It’s quite rare that I leave a Netflix series unfinished. Fuller House has the dis-honor of being the first Netflix Original Series I’ve ever ditched.
Now I’m sad to announce that I’ve added another series to that Ditch List: Flaked. (Minor spoilers ahead.)
Apologies for such a late post this Monday.
Since last Wednesday evening, I have been battling The Cold from Hell. Over the weekend, I haven’t had the ability do much of anything, not even sleep. (Hard to do that sufficiently when you can’t breathe.)
I certainly couldn’t enjoy being snowed in, either. Sure, I had plans to hunker down and do next-to-nothing because of this East Coast Snowblizzardzillagasmthing, but doing next-to-nothing because you’re crippled by illness isn’t quite as fun as indulging in voluntarily laziness.
The good news? Today is the best I’ve felt in days. I can sleep — and breathe — again, and do more than watch Netflix, pop cold meds, and burn through boxes of Kleenex…figuratively speaking, of course.
Ah, Netflix, my trusty companion during this lost weekend.
Let’s talk about positivity.
The closing moments of 2015, for the most part, weren’t great for me. Unfortunately, I responded to these events by being a perpetually sullen brat.
What good did that do me? Absolutely zilch. Anything that could go wrong, did, and it only made me increasingly bitter.
It was a vicious cycle. I was reacting to negative events with a negative approach, which only fueled more negativity, both from myself and the universe.
Then…I snapped out of it.
One of the realest series I’ve ever watched is a cartoon about a washed-up television star. Who is also an anthropomorphic horse.
BoJack Horseman is a comedy, albeit a dark one. It delves into topics that are an antithesis to its lighthearted character designs: depression, narcissism, social and familial dysfunction, the many flavors of addiction, and death. Just to name a few.
The brilliant writers of BoJack Horseman have dealt with these sensitive issues with much care and honesty. As a result, the show is more than a biting satire of Hollywoo
d — it’s a source of excellent advice, especially for those who are embroiled in their own personal struggles. I can speak from experience, as BoJack Horseman has inspired me in times when I’ve been down.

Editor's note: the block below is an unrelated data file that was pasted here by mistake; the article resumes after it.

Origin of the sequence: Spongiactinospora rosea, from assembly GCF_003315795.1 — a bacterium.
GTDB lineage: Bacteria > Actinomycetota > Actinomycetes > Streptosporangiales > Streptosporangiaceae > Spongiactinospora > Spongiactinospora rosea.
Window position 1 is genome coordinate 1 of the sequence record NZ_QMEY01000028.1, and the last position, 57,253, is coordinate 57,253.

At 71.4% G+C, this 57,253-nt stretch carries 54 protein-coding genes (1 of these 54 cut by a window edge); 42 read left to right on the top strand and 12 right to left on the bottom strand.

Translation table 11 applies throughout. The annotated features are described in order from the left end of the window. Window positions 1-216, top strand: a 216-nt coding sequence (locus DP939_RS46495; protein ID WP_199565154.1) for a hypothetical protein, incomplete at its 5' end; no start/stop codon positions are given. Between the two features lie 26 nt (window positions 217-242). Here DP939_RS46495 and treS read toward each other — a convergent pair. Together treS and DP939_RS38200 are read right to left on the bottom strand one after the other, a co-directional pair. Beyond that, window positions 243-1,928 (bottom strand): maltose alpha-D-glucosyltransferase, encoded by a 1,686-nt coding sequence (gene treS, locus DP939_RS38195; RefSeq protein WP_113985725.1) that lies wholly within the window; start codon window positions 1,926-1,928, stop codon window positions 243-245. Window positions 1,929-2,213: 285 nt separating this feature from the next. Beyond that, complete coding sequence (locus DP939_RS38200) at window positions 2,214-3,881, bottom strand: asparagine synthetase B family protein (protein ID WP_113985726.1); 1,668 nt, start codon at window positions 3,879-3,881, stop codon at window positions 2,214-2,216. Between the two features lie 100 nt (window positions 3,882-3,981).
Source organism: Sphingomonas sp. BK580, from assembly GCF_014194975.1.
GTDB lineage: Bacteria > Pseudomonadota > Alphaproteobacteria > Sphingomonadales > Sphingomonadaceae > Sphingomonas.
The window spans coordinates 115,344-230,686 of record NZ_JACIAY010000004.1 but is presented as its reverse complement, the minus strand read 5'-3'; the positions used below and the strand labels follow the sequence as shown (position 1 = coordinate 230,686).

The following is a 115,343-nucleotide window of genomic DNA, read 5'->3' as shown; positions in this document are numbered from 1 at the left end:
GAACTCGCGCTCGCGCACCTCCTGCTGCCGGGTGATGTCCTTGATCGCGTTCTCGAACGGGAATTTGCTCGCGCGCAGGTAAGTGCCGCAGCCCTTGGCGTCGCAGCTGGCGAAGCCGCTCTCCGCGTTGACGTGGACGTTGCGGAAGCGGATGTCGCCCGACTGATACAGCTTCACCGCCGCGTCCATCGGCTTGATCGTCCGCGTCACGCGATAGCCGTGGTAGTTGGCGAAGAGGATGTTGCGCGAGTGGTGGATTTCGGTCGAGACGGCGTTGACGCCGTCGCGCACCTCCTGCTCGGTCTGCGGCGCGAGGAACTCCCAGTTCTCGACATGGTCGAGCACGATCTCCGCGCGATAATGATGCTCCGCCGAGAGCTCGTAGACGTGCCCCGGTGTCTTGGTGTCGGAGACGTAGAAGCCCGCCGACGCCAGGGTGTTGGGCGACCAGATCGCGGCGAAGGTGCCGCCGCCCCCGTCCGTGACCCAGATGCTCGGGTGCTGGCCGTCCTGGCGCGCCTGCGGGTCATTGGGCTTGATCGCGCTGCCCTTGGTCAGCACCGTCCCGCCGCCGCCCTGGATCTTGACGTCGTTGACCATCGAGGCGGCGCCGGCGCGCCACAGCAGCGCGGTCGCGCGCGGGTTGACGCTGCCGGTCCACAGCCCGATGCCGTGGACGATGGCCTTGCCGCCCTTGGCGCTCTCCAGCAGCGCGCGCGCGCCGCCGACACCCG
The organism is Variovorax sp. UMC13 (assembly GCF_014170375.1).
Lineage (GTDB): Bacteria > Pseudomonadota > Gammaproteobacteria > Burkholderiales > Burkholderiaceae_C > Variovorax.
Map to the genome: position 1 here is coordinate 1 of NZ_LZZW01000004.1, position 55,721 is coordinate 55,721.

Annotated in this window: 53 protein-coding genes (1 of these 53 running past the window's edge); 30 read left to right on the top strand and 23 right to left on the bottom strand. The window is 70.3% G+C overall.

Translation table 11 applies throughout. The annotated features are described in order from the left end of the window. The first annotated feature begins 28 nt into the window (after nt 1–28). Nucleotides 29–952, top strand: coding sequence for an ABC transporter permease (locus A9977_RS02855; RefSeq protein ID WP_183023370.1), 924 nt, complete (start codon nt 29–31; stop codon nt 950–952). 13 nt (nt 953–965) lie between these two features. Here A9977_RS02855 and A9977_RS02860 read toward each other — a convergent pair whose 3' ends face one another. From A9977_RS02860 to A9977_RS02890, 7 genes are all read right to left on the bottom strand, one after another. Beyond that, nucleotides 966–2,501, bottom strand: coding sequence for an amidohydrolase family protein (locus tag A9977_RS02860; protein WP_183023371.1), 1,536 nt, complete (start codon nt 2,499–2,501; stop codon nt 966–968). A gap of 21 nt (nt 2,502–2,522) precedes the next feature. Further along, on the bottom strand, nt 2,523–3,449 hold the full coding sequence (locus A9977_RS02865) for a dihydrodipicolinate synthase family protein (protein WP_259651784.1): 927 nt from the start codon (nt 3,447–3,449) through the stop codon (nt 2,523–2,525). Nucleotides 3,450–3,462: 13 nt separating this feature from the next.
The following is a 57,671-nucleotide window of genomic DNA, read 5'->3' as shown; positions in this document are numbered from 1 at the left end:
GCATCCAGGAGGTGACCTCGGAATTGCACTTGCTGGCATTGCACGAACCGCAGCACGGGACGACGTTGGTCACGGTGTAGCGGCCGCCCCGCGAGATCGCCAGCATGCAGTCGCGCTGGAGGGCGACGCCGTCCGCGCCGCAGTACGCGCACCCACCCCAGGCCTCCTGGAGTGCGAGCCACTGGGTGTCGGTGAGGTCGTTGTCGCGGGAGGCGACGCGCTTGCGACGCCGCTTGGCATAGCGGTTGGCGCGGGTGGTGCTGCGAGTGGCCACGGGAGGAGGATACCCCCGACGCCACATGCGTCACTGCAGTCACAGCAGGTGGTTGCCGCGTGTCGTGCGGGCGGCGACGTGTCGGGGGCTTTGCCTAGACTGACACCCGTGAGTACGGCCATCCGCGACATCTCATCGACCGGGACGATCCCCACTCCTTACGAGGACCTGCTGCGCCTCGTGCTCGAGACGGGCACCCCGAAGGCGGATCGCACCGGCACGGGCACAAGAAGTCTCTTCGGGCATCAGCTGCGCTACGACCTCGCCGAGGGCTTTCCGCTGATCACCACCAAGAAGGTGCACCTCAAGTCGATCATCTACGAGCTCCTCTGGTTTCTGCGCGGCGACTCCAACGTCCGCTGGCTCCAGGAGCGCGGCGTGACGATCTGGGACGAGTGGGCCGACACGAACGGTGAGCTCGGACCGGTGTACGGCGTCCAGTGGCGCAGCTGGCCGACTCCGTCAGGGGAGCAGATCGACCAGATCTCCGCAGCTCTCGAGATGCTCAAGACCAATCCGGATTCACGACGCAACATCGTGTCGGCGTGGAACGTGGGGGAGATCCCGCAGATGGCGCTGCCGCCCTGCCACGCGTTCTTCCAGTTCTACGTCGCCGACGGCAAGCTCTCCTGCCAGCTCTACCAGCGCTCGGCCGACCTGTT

If you’re in need of some motivation, look to these 4 BoJack Horseman quotes to get you going (minor spoilers ahead):
I am a huge proponent of television on the Internet. I live on the Internet. I seldom turn on my TV.
Sites such as Netflix, Hulu, and Amazon have satiated my appetite for serial entertainment. Having easy access to entire libraries of shows has resulted in too many weekends spent in front of the laptop, hazily clicking “play next” without giving much thought to other minor things I could be tending to, like making dinner or showering.
Recently, Netflix analyzed over 20 popular television series to determine when viewers established their fandom, or the “point of no return” during their binges. An impressive 70% of audiences would complete a show’s first season upon hitting that sweet spot.
For most shows, pilots aren’t indicative of its eventual success or failure. They sure as hell don’t get people hooked on a show, according to the Netflix data. Keeping that in mind, I do my best to give series at least three episodes before I decide to walk away.
Whether that’s too wide or narrow of a window, that’s relative. I know someone who gives an episode one chance to make a good impression — his time is precious! Meanwhile, I like to give shows a chance to feel themselves out before I decide whether or not it’s worth the bandwidth.
These findings from Netflix have inspired me to think about when I officially established my fandom for five of my favorite bingeworthy shows (spoilers ahead, obvs):